Whataburger: Using LLMs to Hear What Customers Are Saying

U.S.-based regional fast food chain Whataburger — with over 1,000 restaurants across 15 states — has a high-visibility dashboard that analyzes thousands of online and internal customer reviews. See how they used LLMs in Dataiku to extract key information from the reviews and build the dashboard.

15 million+

Online customer reviews


New reviews per week


Different platforms reviews are coming in from


Whataburger has an existing high-visibility dashboard that reports trends in the most recent six months of online and internal customer reviews. To capitalize on the momentum of Generative AI, the team at Whataburger wanted to use Large Language Models (LLMs) to build the dataset underlying the dashboard. 

We sat down with Ramon Avendano (Sr. Manager, Enterprise Information Solutions), Chase Thompson (Manager, Data Science and Business Insights), and Margarita Shultz (Sr. Cloud Services Information Architect) from Whataburger to hear how the team did so, with the help of Dataiku. This way, they are not only able to perform sentiment analysis to see the reviews’ trends over time, but can easily share the dashboard with business executives to identify how they are performing service wise or pinpoint areas of improvement.

Getting Into the Details

Before Dataiku, the Whataburger team was using a simple bag-of-words approach to sentiment analysis. The approach involves representing text by counting the frequency of words in a document, creating a numerical vector that captures the word distribution, and using those vectors as input for machine learning models to classify sentiment. Importantly, the term bag-of-words implies disregarding the order of words, looking only at their frequency or presence.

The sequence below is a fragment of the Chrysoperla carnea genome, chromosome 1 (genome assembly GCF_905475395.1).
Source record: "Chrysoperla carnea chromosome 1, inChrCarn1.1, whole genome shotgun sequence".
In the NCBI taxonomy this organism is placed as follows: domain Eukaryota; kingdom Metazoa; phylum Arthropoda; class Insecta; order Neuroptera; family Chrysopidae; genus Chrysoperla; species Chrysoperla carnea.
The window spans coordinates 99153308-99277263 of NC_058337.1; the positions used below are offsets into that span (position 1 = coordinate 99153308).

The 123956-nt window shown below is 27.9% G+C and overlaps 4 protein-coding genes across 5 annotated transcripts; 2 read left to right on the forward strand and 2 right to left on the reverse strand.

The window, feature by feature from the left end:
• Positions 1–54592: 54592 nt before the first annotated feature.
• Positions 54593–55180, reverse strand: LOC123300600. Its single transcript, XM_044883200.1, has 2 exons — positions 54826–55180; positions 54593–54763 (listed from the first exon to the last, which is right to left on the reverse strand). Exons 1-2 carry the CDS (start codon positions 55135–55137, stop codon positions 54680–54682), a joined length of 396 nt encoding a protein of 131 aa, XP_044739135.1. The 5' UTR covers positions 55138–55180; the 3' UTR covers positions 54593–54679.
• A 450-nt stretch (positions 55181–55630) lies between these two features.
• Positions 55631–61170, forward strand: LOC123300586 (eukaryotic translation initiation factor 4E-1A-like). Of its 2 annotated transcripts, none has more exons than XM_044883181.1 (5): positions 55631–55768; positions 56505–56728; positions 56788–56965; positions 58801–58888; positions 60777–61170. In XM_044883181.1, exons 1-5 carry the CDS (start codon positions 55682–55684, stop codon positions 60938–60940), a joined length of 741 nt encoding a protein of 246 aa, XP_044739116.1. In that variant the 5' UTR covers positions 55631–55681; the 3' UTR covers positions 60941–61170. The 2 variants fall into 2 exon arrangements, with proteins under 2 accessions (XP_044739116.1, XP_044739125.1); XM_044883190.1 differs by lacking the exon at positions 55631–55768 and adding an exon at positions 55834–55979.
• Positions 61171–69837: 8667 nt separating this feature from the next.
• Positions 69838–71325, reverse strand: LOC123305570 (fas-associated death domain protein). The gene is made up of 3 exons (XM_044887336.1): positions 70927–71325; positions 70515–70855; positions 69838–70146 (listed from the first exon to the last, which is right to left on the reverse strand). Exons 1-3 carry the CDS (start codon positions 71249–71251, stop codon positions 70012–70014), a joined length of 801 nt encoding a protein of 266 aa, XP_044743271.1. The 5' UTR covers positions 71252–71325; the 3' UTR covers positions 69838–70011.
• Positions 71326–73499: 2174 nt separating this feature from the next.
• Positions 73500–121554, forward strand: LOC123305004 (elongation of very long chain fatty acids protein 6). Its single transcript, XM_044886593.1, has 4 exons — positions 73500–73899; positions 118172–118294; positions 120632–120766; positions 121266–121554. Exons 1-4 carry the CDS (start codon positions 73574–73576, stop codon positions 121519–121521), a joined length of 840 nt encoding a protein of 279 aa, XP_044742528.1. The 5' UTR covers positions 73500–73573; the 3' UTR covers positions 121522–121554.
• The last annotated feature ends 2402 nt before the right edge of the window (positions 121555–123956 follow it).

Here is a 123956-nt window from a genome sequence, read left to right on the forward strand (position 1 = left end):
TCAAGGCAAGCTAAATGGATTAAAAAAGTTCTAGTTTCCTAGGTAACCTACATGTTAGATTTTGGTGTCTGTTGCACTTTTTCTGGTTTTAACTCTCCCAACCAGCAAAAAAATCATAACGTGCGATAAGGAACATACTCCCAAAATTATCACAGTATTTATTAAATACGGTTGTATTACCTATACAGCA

Whataburger used this approach to assign a category to each review, assign a polarity score (positive or negative), and extract keywords to get that information up on the dashboard. This older, less sophisticated bag-of-words method was problematic for Whataburger because it looks at words in a sentence. If the review contains the word “bad,” for example — no matter the context —then the whole review was classified as negative. The bag-of-words approach also had to be manually maintained, requiring analysts to constantly revise it to ensure customer reviews were categorized correctly.

The team decided to partner with Dataiku to use LLMs to generate the same dataset that feeds into their existing dashboard. This way, they are actually able to capture the sentiment of the sentence, which is extremely notable because it’s done with no code required, making it accessible to a wider group than just technical experts. Another benefit of using the LLM approach is that Whataburger can easily add or remove review categories just by adjusting the prompt, without the need to change the pipeline or any code.

Comparing Different LLMs: Which Reigned Triumphant?

A unique aspect of this use case is that it allowed Whataburger and Dataiku to compare different LLMs (both paid and private) on Dataiku infrastructure to determine what worked best. Together, they tried a few free ones (notably Dolly and Falcon) as well as GPT. 

Without fine-tuning, the two former models were not performant enough to be useful, as they could not handle complex prompt instructions. For example, they would often make up new categories. The winner was GPT, as it was able to handle all three questions in one query. Further, the categories that the other models did assign were often incorrect and frequently did not follow the proper output format.

In Dataiku, this environment is known as Prompt Studios, a full-featured development environment to test and iterate on prompts, compare prompts, compare various LLMs, and deploy prompts as recipes for large-scale batch generation. Prompt Studios enables Whataburger to check if the LLM is returning good responses as they are iterating, while their previous approach had offered no way of checking the accuracy at all. 

Often, paid models are worth it. They show great out-of-the-box performance, without fine-tuning, and you don't need to bother about the underlying infrastructure, which is a big underestimated cost to host open source models. In that context, having an environment to experiment and select an LLM can save organizations a lot of time, so they should always aim to figure this out as early on as they can. Pierre Pfennig VP Data Science EMEA, Dataiku

Business Impact: LLM-Powered Dashboard for Combing Thousands of Reviews

Whataburger has over 15 million reviews total, with over 10,000 new online reviews coming in each week, predominantly from social media. Therefore, the sheer amount of data they have to review and analyze is significant. The good news is that, with Dataiku, the solution is entirely visual, code free, and easy to manage — so the Whataburger team has more time to focus on using the reviews to improve the customer experience. 

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